The Supreme Court victory in United States v. Windsor striking down the discriminatory federal Defense of Marriage Act (DOMA) affirms that all loving and committed couples who are married deserve equal legal respect and treatment from the federal government.
Note: These factsheets were prepared before the Supreme Court’s decision in Obergefell v. Hodges, striking down discriminatory marriage bans across the country. For more up-to-date information, please visit MarriageEqualityFacts.org.
The Supreme Court victory in United States v. Windsor striking down the discriminatory federal Defense of Marriage Act (DOMA) affirms that all loving and committed couples who are married deserve equal legal respect and treatment from the federal government. The demise of DOMA marks a turning point in how the United States government treats the relationships of married same-sex couples for federal programs that are linked to being married. At the same time, a turning point is part of a longer journey, not the end of the road. There is much work ahead before same-sex couples living across the nation can enjoy all the same protections as their different-sex counterparts.
Keep in Mind:
The Supreme Court’s ruling in Windsor applies only to the federal government. It does not change discriminatory state laws excluding same-sex couples from state-conferred marriage rights.
Federal agencies—large bureaucracies—may need and take some time to change forms, implement procedures, train personnel, and efficiently incorporate same-sex couples into the spousal-based system.
Until same-sex couples can marry in every state in the nation, there will be uncertainty about the extent to which same-sex spouses will receive federal marital-based protections nationwide. For federal programs that assess marital status based on the law of a state that does not respect marriages of same-sex couples, those state laws will likely pose obstacles for legally married couples and surviving spouses in accessing federal protections and responsibilities.
Securing fair access to federal protections that come with marriage for all same-sex couples in the nation will take some time and work. In some situations, it may require Congressional action or formal rule-making by agencies.
Before making a decision, it is essential that you consult an attorney for individualized legal advice. This is particularly important for people who are on certain public benefits, as getting married may jeopardize your eligibility without providing you the full measure of protections other married couples enjoy. In addition, couples who travel to another place to marry and then return to live in a state that does not respect their marriage may be unfairly unable to obtain a divorce, which can lead to serious negative legal and financial consequences. People must make careful decisions when and where to marry, even as we work together to end this injustice.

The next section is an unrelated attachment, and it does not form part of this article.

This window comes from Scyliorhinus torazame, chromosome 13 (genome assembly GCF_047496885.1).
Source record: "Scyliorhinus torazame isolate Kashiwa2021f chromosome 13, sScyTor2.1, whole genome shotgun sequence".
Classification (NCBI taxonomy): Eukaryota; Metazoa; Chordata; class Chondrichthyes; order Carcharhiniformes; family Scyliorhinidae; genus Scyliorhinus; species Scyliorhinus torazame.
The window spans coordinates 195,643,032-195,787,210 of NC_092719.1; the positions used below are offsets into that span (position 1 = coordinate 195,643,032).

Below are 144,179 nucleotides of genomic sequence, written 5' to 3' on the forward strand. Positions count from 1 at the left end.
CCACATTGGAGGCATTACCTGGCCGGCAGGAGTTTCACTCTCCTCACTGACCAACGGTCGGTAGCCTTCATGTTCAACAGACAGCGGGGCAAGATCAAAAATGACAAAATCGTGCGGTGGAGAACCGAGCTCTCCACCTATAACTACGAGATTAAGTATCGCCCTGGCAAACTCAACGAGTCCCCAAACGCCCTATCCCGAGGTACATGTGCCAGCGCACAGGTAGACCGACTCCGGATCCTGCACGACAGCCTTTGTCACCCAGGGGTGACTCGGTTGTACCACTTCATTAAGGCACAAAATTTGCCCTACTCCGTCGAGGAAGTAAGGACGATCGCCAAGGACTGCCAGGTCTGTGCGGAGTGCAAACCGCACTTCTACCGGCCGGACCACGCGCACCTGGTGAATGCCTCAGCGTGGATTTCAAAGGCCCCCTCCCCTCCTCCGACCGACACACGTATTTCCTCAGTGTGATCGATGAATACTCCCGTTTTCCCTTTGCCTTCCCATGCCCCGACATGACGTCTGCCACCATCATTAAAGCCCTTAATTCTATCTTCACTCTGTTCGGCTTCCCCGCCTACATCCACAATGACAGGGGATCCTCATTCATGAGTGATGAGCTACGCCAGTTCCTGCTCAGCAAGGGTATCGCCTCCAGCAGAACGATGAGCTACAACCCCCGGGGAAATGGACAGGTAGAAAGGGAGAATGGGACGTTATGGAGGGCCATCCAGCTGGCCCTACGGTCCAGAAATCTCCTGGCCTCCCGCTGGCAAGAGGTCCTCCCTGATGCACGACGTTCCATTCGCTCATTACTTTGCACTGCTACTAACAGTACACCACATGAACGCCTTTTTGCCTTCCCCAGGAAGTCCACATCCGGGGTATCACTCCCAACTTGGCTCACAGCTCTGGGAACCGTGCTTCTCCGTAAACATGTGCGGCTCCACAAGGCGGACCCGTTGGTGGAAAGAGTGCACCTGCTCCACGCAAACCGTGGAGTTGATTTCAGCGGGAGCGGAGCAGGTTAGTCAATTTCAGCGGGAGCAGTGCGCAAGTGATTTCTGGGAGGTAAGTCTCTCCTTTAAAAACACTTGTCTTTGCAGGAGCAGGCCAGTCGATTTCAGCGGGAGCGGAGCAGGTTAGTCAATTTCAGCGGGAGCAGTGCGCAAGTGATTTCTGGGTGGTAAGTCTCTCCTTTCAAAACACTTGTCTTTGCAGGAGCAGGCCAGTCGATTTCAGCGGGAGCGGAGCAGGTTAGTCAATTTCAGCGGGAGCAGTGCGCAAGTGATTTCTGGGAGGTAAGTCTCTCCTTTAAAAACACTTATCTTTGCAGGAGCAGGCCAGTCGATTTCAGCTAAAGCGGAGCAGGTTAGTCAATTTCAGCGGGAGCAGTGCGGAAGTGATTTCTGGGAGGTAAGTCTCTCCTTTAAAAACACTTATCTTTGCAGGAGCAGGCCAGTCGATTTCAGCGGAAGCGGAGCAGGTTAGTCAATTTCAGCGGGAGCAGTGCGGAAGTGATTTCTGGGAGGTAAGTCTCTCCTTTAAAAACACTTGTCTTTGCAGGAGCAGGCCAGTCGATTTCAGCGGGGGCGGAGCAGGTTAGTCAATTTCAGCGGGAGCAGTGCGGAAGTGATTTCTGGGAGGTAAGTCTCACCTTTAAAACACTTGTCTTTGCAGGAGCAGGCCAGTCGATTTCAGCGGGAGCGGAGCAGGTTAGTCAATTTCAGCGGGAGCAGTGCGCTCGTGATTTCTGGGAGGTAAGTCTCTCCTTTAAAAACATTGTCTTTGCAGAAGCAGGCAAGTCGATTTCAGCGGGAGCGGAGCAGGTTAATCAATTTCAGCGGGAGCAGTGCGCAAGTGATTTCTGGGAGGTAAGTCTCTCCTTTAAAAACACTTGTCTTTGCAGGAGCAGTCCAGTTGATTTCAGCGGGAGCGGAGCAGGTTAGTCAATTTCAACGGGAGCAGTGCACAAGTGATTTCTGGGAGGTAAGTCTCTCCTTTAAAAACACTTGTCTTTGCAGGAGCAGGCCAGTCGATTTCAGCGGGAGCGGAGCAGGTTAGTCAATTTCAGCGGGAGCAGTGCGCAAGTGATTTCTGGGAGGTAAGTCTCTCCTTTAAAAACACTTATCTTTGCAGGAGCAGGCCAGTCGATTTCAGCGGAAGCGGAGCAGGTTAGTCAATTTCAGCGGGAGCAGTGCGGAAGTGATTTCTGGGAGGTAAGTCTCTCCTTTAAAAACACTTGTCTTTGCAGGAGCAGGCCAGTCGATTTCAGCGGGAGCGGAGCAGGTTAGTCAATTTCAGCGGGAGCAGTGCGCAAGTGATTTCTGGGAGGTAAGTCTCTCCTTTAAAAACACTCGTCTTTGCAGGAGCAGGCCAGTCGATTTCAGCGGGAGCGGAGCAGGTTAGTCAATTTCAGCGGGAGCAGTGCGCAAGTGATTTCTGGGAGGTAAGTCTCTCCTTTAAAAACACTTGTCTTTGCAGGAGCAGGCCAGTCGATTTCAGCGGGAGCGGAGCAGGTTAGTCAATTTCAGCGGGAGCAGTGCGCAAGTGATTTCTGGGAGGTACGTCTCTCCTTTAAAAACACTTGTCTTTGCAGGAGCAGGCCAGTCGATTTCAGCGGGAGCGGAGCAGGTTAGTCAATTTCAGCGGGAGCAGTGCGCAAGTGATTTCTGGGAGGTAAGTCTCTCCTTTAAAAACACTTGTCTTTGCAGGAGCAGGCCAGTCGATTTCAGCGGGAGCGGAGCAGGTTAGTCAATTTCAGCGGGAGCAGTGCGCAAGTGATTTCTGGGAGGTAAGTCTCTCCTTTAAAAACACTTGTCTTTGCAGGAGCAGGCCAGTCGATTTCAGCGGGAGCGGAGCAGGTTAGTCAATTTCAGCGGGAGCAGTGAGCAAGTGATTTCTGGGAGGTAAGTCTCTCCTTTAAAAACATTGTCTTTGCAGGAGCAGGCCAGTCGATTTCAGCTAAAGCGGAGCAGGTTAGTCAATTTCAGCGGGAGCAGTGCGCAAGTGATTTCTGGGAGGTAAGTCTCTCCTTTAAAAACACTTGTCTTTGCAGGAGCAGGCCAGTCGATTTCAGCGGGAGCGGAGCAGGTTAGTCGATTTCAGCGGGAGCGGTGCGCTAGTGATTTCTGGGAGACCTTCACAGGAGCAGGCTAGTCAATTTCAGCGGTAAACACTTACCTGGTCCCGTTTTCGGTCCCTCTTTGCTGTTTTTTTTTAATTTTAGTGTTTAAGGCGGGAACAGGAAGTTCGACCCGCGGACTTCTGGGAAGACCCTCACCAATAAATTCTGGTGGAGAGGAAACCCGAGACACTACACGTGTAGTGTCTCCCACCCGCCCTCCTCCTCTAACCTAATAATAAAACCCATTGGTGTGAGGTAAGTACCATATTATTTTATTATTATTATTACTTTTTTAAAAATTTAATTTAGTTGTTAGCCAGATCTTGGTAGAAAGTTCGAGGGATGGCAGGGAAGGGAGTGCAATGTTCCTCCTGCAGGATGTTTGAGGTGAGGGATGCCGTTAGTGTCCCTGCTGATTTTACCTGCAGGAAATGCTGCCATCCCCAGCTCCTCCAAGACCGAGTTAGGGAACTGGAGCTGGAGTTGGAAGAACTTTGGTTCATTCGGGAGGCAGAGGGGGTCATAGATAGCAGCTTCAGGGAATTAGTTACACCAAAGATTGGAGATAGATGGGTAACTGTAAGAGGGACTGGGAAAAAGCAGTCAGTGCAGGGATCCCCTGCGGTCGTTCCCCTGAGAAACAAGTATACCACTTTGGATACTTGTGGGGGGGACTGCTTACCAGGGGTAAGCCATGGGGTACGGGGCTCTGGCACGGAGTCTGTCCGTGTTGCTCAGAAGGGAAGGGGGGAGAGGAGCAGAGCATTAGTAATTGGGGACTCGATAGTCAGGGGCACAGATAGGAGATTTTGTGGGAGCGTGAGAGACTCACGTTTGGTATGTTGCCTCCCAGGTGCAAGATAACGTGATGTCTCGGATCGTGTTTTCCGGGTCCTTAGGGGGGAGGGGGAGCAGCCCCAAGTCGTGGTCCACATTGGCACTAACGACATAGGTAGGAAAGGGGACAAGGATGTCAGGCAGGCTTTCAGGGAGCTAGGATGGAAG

We are committed to winning universal access to federal marital protections for married same-sex couples through ongoing public policy advocacy, and, where necessary, strategic litigation. Contact our organizations if you have questions, for updates and to learn more about what you can do to achieve full equality for those who are LGBT.
This Guidance is intended to provide general information regarding major areas of federal marriage-based rights and protections based on how the various federal agencies have administered federal benefits. It should not be construed as legal advice or a legal opinion on any specific facts or circumstances, and does not create an attorney-client relationship. Past practice is no guarantee of future developments. While laws and legal procedure are subject to frequent change and differing interpretations in the ordinary course, this is even more true now as the federal government dismantles DOMA and extends federal protections to same-sex couples. None of the organizations publishing this information can ensure the information is current or be responsible for any use to which it is put.
No tax advice is intended, and nothing therein should be used, and cannot be used, for the purpose of avoiding penalties under the Internal Revenue Code.
Contact a qualified attorney in your state for legal advice about your particular situation.
This guidance addresses the Free Application for Federal Student Aid (FAFSA). The FAFSA is the unified application used to apply for federal student aid such as grants, loans, and work study. It is also used by public and private higher education institutions (like colleges and universities) and some private financial aid providers to determine whether an applicant qualifies for additional aid through his or her school.
You can access the FAFSA, fill out the online application, or print a paper application at www.fafsa.ed.gov.
The FAFSA calculates your potential aid based on your individual circumstances, the income of your household, and the possible contributions of your parents and spouse or “expected family contribution” (EFC). A dependent student’s EFC is calculated based on his or her parents’ adjusted gross income plus the student’s available income. An independent student’s EFC is calculated based on the student and spouse’s combined adjusted gross income, if the independent student is married.